I had cataract surgery on both my eyes recently and had Crystalens implants in each eye. I had no trouble with the first eye. The second eye was a lazy eye, but the dr indicated it was not a "junk" eye (it never wandered). The vision in it was 20/70. The dr thought he could possibly get the vision to 20/40 in this eye because it was not your typical "lazy" eye. I had the surgery on my first eye on January 29 and the surgery on my lazy eye on February 5. both surgeries went very well; no pain or discomfort. I had some initial blurriness with the first eye, but that soon disappeared and my vision started to improve.
On my second eye after about a week (in fact I first detected it on February 13) I started to have a sensitivity in that eye. At first I didn't know if it was a sudden reaction to the drops or an allergic reaction of some kind. Over a period of a couple days I came to realize I am experiencing extreme light sensitivity in this eye. I have read that the Crystalens is so clear that light sensitivity is experienced by some people temporarily. I just wonder if my lazy eye is even more sensitive to the light because it didn't work well for 50+ years. As severe as the sensitivity is, I will tolerate it if I think it is only temporary. I was wondering if what I am experiencing is normal; has been experienced by other people, and if so, how long do you have to deal with it before it is alleviated.
It does seem to worsen after the drops, but I was told I needed to continue taking the drops (think they are some kind of a prednisone drop). Will it go away once I am through using the eye drops?
Any input would be greatly appreciated. I have an appt with my dr next week but am desperately trying to find some answers in the meantime.
Note: My vision is very good though since the surgery.
It is extremely important to make sure that there is not excessive inflammation or another problem in the light senstive eye. If the eye looks to be recovering normally then you are most likely having some normal light senstivity that many people get after cataract surgery and it will improve in a week or so. Again, I stress that you need you surgeon to look at the eye to first make sure that the eye looks OK. Let's make no assumptions here. I have seen that people with amblyopia can be a bit more light senstive but perhaps not as much as you are describing. In the end, the magic words are "talk to your doctor" - right.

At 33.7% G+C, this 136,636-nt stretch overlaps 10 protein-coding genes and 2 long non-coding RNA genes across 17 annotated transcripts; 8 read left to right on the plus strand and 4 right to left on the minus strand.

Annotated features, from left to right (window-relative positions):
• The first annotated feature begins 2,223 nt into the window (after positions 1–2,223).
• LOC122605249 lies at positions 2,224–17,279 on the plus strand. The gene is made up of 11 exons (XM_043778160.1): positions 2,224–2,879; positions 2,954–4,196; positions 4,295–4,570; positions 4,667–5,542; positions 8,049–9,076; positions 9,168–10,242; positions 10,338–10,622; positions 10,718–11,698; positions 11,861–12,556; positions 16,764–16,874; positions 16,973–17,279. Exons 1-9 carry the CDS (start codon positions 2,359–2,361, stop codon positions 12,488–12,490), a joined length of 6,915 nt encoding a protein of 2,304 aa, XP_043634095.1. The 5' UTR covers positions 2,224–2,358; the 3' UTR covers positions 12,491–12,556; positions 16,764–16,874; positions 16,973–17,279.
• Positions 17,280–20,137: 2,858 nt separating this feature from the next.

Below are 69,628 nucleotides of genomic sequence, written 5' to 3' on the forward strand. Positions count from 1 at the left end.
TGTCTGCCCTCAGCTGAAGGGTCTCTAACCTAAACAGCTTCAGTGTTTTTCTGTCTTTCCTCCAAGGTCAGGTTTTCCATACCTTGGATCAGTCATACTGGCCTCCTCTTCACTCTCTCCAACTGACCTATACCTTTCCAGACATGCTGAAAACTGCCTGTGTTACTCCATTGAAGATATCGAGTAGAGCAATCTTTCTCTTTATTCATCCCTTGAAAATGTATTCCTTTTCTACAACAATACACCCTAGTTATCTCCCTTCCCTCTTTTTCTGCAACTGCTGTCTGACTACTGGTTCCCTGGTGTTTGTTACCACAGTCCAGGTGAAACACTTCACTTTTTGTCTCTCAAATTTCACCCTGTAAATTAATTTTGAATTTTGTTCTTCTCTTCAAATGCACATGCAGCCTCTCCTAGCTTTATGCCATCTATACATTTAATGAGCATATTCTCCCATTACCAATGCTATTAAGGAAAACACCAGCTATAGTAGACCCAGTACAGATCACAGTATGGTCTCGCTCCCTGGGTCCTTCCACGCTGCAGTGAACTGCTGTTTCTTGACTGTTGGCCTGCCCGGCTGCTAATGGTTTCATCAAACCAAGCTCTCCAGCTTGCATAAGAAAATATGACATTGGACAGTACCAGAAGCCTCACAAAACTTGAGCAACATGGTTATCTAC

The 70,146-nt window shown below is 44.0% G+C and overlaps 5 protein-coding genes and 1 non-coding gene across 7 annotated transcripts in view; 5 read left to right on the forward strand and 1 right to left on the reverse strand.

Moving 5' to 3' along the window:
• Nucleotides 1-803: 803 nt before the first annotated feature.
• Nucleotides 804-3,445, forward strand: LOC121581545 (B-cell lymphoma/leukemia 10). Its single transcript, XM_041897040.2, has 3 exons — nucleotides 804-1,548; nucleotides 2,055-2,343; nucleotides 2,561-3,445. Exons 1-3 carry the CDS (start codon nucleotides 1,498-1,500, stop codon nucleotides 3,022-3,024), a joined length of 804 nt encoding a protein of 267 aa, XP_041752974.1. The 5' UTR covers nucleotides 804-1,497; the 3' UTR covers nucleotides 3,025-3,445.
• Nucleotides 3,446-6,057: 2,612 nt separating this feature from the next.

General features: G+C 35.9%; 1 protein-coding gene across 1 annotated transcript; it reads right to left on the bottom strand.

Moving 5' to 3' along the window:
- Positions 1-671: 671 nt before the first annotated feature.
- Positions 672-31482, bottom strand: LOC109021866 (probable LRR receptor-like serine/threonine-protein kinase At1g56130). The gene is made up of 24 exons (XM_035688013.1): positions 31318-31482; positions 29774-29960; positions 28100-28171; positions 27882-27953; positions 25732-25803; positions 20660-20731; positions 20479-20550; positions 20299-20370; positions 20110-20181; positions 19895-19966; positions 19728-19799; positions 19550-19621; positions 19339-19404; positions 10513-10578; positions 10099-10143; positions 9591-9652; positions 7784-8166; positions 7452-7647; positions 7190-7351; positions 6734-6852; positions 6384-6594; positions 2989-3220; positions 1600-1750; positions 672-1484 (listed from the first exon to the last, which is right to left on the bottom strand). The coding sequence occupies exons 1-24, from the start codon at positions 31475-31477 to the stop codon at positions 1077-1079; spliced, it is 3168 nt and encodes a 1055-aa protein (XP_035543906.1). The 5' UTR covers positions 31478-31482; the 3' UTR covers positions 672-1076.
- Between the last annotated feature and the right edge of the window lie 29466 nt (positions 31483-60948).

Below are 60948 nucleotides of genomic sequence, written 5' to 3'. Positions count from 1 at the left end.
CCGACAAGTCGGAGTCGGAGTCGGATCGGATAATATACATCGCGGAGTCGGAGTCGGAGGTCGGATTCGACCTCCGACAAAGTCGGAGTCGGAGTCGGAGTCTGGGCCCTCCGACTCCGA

Today was better. Most of the day (although I wore my dark glasses) the sensitivity was something I could deal with. Now that we are into evening the lights and TV are bothering me quite a bit. I am optimistic that maybe the sensitivity if alleviating since I had such a good day. My dr. did tell me that the eye looked good -- no infection, etc. Therefore, I am hoping this is a temporary thing. I go back to him next Wed. and hope he feels the same. I do plan to post on this board my results. I think people should know that (a) Crystalens can make their eyes light sensitive and (b) an emblyopic eye can be even more sensitive -- if these prove to be the case.
Update. I had an appt this week with my doctor. He is leaning towards the drops causing my sensitivity so changed them again. I had been using OmniPred and PredForte. He changed me to something starting with an "F". . . said it was a drop that is about 20 years old and not used as much anymore. I am to use it 3 times a day for two weeks. I still have the sensitivity but mainly just to daylight (not so much artificial; i.e., indoor, TV, light). Previously I was sensitive to all light. He says it is too soon after the surgery for me to stop with the drops. I have decided to put up with these till I see him again. In the meantime, my older sister heard about my problem and called to tell me when she had cataract surgery (she didn't get Crystalens) she had a terrible time afterwards. She said her dr also had to change the drops several times. She said it was awful but it eventually got better. Maybe this is just something I am genetically prone to having problems with. Anyway, it is better; not good, but better.
The Content on this Site is presented in a summary fashion, and is intended to be used for educational and entertainment purposes only. It is not intended to be and should not be interpreted as medical advice or a diagnosis of any health or fitness problem, condition or disease; or a recommendation for a specific test, doctor, care provider, procedure, treatment plan, product, or course of action. MedHelp is not a medical or healthcare provider and your use of this Site does not create a doctor / patient relationship. We disclaim all responsibility for the professional qualifications and licensing of, and services provided by, any physician or other health providers posting on or otherwise referred to on this Site and/or any Third Party Site. Never disregard the medical advice of your physician or health professional, or delay in seeking such advice, because of something you read on this Site. We offer this Site AS IS and without any warranties. By using this Site you agree to the following Terms and Conditions. If you think you may have a medical emergency, call your physician or 911 immediately.